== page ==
And New Orleans' new Mayor Mitch Landrieu has asked the federal officials to stay on and help clean up the department.
"The level of danger on the streets of New Orleans -- the number of murders -- is unnatural. We have to find an answer to it, and we're going to work really hard to see if we can," he says.
Landrieu also hired a new police chief -- Ronal Serpas.
"We are going to make a difference, we are going to turn this police department around. We are going to make New Orleans safer," Serpas says.
Serpas was an assistant chief in New Orleans before leaving to head the Washington state police and later the force in Nashville. He says his nine years away from New Orleans have given him the experience he needs to clean up the NOPD once and for all.
"We are going to support the officers who are professional in every way," he says. "But I can't be more crystal clear than this: If you have a different agenda as a member of this department of being professional and service-oriented, you might as well leave now, because I will go to bed every night thinking of ways to get rid of you."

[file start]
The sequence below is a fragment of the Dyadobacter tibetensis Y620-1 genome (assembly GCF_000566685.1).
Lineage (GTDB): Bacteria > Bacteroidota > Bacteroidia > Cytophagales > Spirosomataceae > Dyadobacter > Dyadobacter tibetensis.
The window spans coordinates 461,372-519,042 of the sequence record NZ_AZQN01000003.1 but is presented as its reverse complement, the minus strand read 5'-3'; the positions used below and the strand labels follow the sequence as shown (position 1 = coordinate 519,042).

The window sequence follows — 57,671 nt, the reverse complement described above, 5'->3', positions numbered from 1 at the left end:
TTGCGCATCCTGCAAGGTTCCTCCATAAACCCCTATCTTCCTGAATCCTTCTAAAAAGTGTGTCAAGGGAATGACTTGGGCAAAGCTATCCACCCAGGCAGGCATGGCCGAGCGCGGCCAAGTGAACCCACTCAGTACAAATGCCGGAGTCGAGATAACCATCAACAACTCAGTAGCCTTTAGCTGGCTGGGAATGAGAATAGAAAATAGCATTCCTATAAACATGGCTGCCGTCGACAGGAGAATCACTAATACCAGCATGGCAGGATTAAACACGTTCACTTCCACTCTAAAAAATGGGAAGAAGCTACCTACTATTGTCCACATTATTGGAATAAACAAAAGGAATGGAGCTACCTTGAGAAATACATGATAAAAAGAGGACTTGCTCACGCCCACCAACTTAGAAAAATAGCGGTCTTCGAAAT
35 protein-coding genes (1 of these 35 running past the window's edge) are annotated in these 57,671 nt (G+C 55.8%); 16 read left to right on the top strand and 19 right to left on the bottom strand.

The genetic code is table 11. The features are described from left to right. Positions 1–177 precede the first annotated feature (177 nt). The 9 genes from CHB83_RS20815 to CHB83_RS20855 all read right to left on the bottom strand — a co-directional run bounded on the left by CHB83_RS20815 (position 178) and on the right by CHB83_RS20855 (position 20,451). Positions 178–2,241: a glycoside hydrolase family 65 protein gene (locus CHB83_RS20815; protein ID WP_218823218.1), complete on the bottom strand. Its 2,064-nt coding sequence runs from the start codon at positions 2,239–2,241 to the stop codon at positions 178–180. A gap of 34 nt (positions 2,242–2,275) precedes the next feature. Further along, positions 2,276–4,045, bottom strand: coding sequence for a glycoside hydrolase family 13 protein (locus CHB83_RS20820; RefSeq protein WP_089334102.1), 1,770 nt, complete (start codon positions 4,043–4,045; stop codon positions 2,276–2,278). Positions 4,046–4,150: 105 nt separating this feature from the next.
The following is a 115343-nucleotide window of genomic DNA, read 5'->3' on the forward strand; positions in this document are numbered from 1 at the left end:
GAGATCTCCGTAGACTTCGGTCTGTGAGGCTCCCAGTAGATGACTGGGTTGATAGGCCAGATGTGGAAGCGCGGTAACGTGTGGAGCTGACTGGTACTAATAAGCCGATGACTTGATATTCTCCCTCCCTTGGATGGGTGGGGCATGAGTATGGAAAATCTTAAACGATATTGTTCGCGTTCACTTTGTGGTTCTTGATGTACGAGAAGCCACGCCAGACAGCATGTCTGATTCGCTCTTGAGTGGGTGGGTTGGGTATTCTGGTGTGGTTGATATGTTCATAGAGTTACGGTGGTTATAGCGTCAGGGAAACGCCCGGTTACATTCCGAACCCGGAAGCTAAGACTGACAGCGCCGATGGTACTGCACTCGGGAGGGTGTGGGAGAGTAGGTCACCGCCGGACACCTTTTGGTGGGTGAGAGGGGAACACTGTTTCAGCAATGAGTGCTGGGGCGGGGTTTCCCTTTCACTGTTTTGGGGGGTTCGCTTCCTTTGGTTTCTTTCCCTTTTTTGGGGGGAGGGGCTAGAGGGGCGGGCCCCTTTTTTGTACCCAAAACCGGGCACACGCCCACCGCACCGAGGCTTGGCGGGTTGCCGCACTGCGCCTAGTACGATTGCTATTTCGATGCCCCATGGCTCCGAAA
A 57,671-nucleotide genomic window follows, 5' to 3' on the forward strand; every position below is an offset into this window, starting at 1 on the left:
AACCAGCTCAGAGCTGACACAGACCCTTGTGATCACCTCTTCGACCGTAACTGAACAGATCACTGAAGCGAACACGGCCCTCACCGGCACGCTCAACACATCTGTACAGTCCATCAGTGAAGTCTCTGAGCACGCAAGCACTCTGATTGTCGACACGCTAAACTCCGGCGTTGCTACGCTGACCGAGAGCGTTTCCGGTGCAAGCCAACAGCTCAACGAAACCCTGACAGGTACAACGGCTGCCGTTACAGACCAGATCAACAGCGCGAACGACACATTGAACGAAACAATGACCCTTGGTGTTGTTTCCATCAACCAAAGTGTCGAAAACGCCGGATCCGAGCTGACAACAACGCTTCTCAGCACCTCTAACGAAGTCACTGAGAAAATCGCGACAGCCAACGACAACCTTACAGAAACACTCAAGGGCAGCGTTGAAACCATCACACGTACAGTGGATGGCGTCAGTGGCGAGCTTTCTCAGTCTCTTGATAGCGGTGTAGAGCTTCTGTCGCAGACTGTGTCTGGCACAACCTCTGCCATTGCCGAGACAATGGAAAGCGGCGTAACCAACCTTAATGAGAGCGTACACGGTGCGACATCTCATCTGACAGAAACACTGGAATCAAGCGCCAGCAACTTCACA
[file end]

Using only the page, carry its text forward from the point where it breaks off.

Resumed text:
But many in New Orleans have heard this tough talk before.
In the mid-1990s, Lynn Davis was a cop who ran a cocaine ring out of the Lower Ninth Ward. When a resident filed a complaint with the police department, Davis called in a hit man -- and it was caught on an FBI wiretap:
"Brown skin with light brown eyes ... I've got the phone on and the radio ... after it's done go straight uptown and call me."
Local civil rights lawyer Mary Howell says corruption on the force was unbelievable -- you couldn't make this stuff up.
"We had police officers involved in kidnappings, rape, murders, drugs, bank robberies. There was a guy who used to do, like, bank robberies on his lunch hour. It was just astonishing -- at one point we had four police officers facing first-degree murder charges," she says.
Back then, a reform mayor and police chief came in and pledged to work with federal officials. Changes were implemented; nearly 100 cops were fired. The murder rate dropped, community relations improved -- but sadly the reforms didn't stick.